more about Merchant Adventurers
Be a merchantBe a Merchant is one of two kiosks I created for the Company of Merchant Adventurers in York. The game gives you a chance to try your hand at being a medieval merchant. You have to buy and sell goods all over Europe and try to make as much money as possible. The game is based on real historical archives and features a stunning medieval map of Europe. For this exhibit I worked with Bivouac for the design and illustration.
Bootham Bar installationBootham Bar is a medieval gateway in the city of York. York City Council asked me to create an installation within the Bar which would encourage people to walk round the City Walls. We created a large table projection which features a multiplayer quiz and a film showing the route around the city walls. The installation has been very popular with tourists and you often find crowds of them playing it. For this exhibit we had help from Paragon Creative, Bivouac and Sheard TV.
Extinct!Professor Ottoline Leyser from the University of York wanted more people to understand the strategies that plants use to maximise their chances of survival. So we created a "sim city" type game which lets you take the role of a wild or farmed plant. Can you avoid getting eaten by pests, attract bees to pollinate your flowers and make enough seeds to ensure your chances of survival?
Thanks to the BBSRC for funding support.
Find out more about the future of scienceThe Centre for Life had a lot of future science they wanted to put into their gallery without covering the walls with text panels. We created three different exhibits on the subjects of Climate change, Ageing and Stem cells.
Each exhibit contains a vast amount of information to keep the fact hungry happy, lots of gorgeous photos and there's even a quiz to draw in the less enthusiastic. The exhibits are constructed so that it is easy for the centre staff to update the content if the science changes. Thanks to Bivouac for the graphic design.
The food gameThe food game was created for the Newcastle Centre for Life. Players have to move around three different countries to try and find enough to eat. Although fast paced and fun the game also contains a lot of information about the food people eat in different countries. For this exhibit I worked with Bivouac for the design and Dilski for the illustration.
Science news quizThe Centre for Life were looking for an exhibit to display the latest science news feeds from the internet. The problem is this isn't really new any more. My local Sainsbury's has a newsfeed display and so do some of the bus stops here in York. Nobody takes any notice of them. So we came up wiing in science than they ever expected. As usual, thanks to Bivouac for the "read all about it" graphics.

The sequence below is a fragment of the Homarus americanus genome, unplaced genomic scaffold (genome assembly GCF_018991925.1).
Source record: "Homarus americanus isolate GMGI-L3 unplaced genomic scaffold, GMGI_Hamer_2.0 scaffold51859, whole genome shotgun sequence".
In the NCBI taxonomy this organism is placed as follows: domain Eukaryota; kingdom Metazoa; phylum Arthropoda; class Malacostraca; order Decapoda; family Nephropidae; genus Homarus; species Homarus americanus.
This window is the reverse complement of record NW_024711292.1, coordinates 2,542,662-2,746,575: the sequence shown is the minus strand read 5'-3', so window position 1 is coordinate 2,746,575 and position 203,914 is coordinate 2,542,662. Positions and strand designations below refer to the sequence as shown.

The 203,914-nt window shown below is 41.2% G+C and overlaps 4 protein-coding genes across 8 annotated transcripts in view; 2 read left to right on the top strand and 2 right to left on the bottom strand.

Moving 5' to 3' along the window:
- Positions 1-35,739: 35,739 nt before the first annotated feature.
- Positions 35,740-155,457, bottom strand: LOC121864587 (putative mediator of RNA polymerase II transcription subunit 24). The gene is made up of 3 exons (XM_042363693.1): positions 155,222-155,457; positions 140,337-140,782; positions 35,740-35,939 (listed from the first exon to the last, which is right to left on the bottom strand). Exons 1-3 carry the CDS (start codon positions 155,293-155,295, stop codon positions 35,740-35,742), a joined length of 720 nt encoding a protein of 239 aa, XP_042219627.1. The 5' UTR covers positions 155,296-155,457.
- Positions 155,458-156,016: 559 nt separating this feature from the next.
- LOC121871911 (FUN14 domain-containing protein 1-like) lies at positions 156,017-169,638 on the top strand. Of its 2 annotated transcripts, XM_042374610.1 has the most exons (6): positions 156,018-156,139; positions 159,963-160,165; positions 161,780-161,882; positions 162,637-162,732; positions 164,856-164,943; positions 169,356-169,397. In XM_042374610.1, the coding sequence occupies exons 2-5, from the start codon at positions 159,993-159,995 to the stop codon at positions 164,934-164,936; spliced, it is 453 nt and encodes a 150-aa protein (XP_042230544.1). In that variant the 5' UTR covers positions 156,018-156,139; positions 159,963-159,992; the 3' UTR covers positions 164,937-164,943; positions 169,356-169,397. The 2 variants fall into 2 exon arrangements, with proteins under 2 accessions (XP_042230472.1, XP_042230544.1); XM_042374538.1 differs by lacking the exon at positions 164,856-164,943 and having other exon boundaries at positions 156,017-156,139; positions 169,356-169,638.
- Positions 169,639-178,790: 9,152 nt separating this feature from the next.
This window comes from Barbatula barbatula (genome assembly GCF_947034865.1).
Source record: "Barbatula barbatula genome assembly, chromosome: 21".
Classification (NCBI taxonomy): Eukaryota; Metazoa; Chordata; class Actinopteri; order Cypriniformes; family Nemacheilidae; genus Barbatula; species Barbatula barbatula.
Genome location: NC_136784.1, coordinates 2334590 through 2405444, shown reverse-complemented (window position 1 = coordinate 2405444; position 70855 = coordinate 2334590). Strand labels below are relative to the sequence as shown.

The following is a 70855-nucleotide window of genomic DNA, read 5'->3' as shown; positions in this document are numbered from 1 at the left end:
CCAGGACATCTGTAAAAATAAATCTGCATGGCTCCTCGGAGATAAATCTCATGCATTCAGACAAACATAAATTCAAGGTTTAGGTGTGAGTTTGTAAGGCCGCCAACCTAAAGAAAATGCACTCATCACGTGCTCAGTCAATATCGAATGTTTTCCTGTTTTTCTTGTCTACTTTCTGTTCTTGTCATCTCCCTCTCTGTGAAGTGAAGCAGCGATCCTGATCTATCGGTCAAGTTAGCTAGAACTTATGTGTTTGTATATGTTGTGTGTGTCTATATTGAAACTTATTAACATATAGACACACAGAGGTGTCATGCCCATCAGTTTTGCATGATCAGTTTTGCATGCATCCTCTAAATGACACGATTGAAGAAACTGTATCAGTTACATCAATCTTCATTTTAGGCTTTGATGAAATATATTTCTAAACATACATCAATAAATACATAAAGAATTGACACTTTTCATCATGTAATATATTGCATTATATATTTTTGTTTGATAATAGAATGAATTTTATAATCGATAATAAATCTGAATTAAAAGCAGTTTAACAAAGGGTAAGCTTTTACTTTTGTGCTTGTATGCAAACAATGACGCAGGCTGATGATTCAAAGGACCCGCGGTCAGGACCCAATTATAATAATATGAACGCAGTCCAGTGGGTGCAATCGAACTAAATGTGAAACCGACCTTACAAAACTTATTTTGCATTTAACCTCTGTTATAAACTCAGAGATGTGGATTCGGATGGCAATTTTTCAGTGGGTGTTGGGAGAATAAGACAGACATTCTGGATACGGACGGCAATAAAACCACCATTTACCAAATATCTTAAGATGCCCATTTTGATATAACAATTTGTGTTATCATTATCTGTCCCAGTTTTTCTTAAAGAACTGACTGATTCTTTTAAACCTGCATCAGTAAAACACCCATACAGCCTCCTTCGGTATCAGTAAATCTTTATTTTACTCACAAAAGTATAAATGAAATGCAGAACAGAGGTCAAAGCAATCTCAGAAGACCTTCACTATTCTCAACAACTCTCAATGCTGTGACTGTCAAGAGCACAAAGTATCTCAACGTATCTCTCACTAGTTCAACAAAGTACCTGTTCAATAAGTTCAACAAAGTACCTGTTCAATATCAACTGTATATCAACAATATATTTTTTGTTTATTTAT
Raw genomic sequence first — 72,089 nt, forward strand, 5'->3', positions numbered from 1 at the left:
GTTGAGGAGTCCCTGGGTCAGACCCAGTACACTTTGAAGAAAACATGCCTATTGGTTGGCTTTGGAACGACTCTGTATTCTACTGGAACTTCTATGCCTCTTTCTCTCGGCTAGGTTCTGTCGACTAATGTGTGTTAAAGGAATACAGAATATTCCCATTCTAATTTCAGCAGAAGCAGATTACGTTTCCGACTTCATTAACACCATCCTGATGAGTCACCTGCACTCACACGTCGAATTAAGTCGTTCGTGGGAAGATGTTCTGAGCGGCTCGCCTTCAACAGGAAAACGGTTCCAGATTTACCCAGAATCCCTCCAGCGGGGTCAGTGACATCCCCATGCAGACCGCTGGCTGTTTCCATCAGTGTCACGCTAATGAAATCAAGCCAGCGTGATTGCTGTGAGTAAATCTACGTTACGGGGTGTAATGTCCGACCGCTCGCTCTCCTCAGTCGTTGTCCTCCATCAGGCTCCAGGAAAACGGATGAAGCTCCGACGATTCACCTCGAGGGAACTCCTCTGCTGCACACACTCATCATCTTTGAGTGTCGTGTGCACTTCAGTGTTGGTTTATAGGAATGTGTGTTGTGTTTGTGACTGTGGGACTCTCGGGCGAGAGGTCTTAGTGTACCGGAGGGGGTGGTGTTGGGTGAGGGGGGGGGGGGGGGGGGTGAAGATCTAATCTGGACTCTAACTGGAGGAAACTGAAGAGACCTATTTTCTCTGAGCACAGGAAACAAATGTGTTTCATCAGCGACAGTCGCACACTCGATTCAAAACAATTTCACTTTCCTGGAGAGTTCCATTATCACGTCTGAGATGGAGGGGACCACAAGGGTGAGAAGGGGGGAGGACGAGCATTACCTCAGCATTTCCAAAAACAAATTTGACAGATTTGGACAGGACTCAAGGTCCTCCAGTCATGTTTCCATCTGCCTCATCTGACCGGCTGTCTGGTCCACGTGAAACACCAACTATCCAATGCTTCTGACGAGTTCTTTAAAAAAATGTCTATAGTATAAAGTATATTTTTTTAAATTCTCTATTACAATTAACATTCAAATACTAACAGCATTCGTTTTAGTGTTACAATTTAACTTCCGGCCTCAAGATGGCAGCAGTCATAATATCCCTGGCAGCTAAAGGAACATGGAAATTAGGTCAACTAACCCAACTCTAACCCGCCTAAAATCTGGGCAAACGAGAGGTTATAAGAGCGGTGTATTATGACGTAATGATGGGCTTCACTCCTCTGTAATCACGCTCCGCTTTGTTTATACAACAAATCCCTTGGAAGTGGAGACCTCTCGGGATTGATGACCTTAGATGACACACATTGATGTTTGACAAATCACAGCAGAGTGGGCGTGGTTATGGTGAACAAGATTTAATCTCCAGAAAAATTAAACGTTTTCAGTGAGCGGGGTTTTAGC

Multiplayer space gameSpaceport is a new attraction which opened on the Wirral waterfront in 2005. We created an exhibit for up to four players based around a huge projection onto a table. The exhibit features a quiz on the Milky Way and then an exciting race round the galaxy.
Recycle or not"We want a game about recycling that you play with your feet" came the request from exhibit designers KCA London. They were building an education centre for the waste management company Veolia and were looking for an extra something to bring it alive. We built them a fast moving game where you have to decide which rubbish goes in which bin and then use your feet to guide it there. Think "Pinball meets Dance Dance Revolution". We’ve used the same physics engine as Angry Birds which ramps up the tension for some "will it go in?" moments. Thanks to Bivouac for the graphics.
East Sussex composting gameEast Sussex Council are very proud of their new industrial composting facility, and rightly so. It finds a new use for hundreds of tonnes of garden waste and stops it ending up in landfill. But how could they communicate this without getting entangled in jargon and the general ickyness of the process? We focused in on the really fun part of the process - driving the truck. We then created a simple game which lets you try for yourself. Can you pick up all the waste and get it in the right vessel without denting your truck? Thanks to Bivouac for the clean suburban graphics
WastedWasted is a fast moving game I created for the Plasticity exhibition at the Science Museum in London. You have to try and recycle as much rubbish as you can before it fills your bedroom. To make matters worse your mum and dad are out shopping for more stuff - you need to give them the right advice to avoid getting even more rubbish. The only good news is that you're being helped by your two pet mice. Yes, it's going to be one of those days...
Hand-drawn illustrations by Dilski and a clean graphic look from Bivouac give this exhibit a fresh original style